Using crowdsourced data to monitor trends in cycling during the lockdown
The spread of COVID-19 has had a profound effect on mobility patterns.
Perhaps the most noticeable impact has been the overall drop in travel demand. Unsurprising given that people are required to avoid non-essential travel. The disruption will not go on forever, but a temporary change to our travel habits could turn into something more permanent (Fujii et al., 2001; Fujii and Kitamura, 2003). This presents challenges and opportunities in the move towards a low carbon transport sector.
Will any increase in active travel be a temporary trend?
Encouraging more active travel would generate several benefits including reduced congestion, improved public health and better air quality. There are reasons why the current situation may increase the rate of active travel. Taking exercise once per day is one of the few valid reasons people have to leave their homes. This may have encouraged people to increase the amount of walking they do, or even to take up running or cycling. I wrote a blog recently which suggested that more people are using Edinburgh’s JustEat rental bikes for exercise. People may become accustomed to these new walking and cycling habits.
Once the current lockdown restrictions are eased, things are unlikely to return to normal immediately. Maintaining social distancing on public transport can be difficult, particularly on busy services. People may opt to walk or cycle more to avoid being close to others. Alternatively, people may opt to drive rather than use public transport. Increasing car dependency would be a retrograde step. It may also be less acceptable to the public. Air quality has improved during the lockdown (see our blog), and people may be reluctant to give that up.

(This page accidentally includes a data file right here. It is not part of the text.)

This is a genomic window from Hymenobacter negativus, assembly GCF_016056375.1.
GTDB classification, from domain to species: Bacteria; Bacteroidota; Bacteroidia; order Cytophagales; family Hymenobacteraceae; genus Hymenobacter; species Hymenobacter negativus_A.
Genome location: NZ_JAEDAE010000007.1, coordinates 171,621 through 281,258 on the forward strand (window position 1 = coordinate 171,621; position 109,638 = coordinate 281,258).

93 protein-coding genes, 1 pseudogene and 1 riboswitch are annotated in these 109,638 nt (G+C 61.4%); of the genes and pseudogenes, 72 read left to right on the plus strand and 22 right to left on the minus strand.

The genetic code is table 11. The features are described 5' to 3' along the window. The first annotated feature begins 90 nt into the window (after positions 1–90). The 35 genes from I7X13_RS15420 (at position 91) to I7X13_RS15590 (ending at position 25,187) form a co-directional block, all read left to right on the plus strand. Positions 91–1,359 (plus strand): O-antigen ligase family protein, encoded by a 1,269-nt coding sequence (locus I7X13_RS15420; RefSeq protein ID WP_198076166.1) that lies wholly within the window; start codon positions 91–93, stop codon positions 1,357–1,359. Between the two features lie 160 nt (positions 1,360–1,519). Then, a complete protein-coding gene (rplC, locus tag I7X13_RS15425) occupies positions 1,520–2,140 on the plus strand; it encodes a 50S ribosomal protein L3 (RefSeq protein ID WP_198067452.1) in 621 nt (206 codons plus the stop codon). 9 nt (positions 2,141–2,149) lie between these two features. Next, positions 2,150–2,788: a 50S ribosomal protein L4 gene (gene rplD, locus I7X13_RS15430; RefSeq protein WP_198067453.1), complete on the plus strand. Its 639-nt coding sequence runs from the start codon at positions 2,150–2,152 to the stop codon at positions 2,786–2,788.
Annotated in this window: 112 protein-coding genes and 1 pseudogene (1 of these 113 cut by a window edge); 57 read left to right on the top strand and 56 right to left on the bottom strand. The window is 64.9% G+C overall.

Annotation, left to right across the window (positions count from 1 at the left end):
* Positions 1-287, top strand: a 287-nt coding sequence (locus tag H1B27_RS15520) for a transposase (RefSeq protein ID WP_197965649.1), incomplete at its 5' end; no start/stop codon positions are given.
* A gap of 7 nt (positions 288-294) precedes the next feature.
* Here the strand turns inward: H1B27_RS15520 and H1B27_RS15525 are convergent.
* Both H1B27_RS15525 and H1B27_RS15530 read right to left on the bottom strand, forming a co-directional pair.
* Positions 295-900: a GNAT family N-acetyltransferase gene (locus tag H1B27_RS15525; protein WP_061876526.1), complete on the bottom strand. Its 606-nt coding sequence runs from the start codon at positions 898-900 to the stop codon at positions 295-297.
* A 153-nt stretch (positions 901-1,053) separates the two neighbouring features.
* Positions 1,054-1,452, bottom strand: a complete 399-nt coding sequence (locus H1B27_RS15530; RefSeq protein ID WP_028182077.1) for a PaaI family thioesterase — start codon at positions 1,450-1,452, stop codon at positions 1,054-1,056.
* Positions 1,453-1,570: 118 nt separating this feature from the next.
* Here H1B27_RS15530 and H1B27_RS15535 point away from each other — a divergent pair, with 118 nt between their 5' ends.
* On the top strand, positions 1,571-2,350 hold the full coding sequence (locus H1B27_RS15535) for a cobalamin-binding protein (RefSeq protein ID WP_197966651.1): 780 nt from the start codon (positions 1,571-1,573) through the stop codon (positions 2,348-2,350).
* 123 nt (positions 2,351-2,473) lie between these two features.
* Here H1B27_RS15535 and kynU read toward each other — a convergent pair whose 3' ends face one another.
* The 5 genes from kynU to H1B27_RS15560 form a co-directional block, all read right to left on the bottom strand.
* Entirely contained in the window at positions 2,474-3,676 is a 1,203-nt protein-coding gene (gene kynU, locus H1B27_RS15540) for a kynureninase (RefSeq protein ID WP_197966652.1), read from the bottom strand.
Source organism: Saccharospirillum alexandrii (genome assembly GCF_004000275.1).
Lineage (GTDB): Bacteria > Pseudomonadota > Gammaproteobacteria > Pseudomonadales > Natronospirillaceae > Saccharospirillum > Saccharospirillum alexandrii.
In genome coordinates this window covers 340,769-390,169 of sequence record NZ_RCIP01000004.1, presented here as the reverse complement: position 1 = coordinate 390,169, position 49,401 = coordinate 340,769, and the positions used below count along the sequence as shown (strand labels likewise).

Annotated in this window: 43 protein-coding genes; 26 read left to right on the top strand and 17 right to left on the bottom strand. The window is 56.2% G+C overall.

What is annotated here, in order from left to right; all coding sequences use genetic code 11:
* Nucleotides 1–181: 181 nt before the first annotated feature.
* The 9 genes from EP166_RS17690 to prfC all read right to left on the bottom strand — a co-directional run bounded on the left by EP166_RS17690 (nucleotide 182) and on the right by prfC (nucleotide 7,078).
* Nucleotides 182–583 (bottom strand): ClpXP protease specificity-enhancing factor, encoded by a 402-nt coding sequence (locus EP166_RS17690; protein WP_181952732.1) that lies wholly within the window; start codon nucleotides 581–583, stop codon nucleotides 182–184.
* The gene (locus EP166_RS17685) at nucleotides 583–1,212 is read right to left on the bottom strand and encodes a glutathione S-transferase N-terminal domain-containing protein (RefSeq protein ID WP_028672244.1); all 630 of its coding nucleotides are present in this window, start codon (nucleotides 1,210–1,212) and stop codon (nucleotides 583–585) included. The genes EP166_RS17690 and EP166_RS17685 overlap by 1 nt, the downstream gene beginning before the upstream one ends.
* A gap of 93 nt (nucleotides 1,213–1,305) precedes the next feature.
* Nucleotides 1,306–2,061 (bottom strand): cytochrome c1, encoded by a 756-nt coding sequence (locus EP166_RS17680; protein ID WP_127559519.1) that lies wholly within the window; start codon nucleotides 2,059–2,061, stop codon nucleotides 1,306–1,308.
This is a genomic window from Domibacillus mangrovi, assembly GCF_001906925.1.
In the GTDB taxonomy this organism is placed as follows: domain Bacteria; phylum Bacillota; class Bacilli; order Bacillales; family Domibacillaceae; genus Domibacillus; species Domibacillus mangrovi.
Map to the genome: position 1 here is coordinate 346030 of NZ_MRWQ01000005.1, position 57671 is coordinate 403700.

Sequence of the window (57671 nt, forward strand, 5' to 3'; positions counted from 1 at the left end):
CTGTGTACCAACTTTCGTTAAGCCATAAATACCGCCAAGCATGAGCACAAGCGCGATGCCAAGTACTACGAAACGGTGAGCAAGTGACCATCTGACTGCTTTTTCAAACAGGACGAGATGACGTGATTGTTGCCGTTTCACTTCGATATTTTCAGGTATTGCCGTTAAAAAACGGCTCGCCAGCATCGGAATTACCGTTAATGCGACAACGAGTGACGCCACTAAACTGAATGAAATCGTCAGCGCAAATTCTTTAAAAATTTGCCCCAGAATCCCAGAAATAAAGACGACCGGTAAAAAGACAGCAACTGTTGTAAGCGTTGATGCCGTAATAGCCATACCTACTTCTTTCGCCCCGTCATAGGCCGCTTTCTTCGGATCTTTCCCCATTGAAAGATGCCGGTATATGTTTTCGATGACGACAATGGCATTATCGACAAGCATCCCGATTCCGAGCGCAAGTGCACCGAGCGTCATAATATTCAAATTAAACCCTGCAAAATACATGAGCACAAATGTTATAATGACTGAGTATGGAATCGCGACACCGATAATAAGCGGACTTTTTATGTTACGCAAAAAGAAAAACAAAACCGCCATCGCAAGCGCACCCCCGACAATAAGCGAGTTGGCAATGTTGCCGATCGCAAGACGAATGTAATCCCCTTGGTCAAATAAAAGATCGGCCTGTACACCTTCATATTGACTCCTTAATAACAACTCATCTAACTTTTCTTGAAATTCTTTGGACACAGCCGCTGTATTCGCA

There have been numerous calls for policymakers to act quickly to support walking and cycling: for example, the open letter signed by over 100 transport experts. Data will be crucial in understanding what is happening to travel patterns as the lockdown begins to ease. We have already blogged about monitoring motorised traffic and pedestrian numbers. Monitoring cycling will also be important.
How can we use crowdsourced data to monitor cycling activity?
One valuable source of cycling data, which has global coverage, is the Strava Metro data: crowdsourced cycling data gathered from the activity-tracking app Strava. Data for Scotland is available from the UBDC’s data service. Currently, we have data up to the end of March 2020. Below, I have plotted the volume of cycling (both commuting and leisure) for some of Scotland’s local authorities. Although not all cyclists use Strava, there is relatively good correspondence between counts derived from Strava and manual counts (Livingston et al., Forthcoming).
The patterns are relatively similar across the different areas. In general, there is quite a lot of inter-day variation. I have smoothed this out somewhat by using a moving average, though some variation is still apparent. The vertical red line shows when the lockdown was implemented.
Even before the lockdown, we can see a decline in the volume of commuting. People had been asked to work from home, if they could, in the week before the lockdown, so this may help explain the pattern. Post-lockdown, commuting reduces to very low levels. However, there has been a large rise in the volume of leisure cycling. This supports the idea that people are turning to cycling for their daily outdoor exercise time.
What will happen when restrictions ease?
As restrictions on mobility ease, it will be important to monitor trends in the data. Will volumes return to pre-lockdown levels? This will depend to an extent on what happens to overall travel demand. A downturn in the economy will tend to depress demand. Another important question is to what extent people will work from home after the lockdown. Many individuals and organisations have adapted rapidly to home-working and have demonstrated that it can be effective. Even if overall travel demand is reduced, a higher share of journeys may be made by bike in part due to the desire to avoid people and in part due to new habits formed during the lockdown exercise periods. Only time, along with data, will tell.
Dr David McArthur is the Associate Director for Training and Capacity Building at UBDC and is a Senior Lecturer in Transport Studies at the University of Glasgow.